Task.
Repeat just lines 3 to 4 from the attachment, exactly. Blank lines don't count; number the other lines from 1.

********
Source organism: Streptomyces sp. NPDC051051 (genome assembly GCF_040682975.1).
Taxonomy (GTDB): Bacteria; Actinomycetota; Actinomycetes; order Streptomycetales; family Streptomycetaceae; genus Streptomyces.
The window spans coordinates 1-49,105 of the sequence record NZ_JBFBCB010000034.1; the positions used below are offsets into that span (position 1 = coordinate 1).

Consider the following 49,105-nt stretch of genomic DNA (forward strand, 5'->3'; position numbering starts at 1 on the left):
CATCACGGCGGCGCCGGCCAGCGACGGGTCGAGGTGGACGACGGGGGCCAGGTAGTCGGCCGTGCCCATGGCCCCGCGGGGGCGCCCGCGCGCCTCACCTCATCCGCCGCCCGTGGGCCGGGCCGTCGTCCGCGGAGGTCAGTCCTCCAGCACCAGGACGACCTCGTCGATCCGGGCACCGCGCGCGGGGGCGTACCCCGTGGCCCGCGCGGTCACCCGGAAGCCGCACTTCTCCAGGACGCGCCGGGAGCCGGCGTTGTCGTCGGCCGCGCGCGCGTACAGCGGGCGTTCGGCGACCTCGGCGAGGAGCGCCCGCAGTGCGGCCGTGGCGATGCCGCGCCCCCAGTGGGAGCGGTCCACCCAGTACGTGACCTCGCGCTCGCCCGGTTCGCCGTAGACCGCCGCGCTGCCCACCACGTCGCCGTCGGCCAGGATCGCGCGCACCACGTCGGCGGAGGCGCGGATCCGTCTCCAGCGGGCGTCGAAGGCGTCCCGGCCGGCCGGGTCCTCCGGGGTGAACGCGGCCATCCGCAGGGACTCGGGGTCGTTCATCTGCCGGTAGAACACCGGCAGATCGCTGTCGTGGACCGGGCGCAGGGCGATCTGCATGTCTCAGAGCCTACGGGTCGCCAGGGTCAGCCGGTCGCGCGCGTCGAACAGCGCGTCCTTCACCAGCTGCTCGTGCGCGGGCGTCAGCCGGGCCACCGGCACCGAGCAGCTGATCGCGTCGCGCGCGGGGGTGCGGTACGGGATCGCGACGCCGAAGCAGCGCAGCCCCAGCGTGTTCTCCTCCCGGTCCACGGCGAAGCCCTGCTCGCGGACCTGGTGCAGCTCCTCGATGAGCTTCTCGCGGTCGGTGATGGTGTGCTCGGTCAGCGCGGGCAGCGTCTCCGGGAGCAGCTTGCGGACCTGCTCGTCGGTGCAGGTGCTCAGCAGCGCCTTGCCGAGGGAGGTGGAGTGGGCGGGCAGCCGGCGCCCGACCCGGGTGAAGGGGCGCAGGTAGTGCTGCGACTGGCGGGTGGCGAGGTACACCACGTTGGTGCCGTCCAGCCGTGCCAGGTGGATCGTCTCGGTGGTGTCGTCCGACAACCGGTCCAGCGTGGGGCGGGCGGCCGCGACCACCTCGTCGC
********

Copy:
The window spans coordinates 1-49,105 of the sequence record NZ_JBFBCB010000034.1; the positions used below are offsets into that span (position 1 = coordinate 1).

Consider the following 49,105-nt stretch of genomic DNA (forward strand, 5'->3'; position numbering starts at 1 on the left):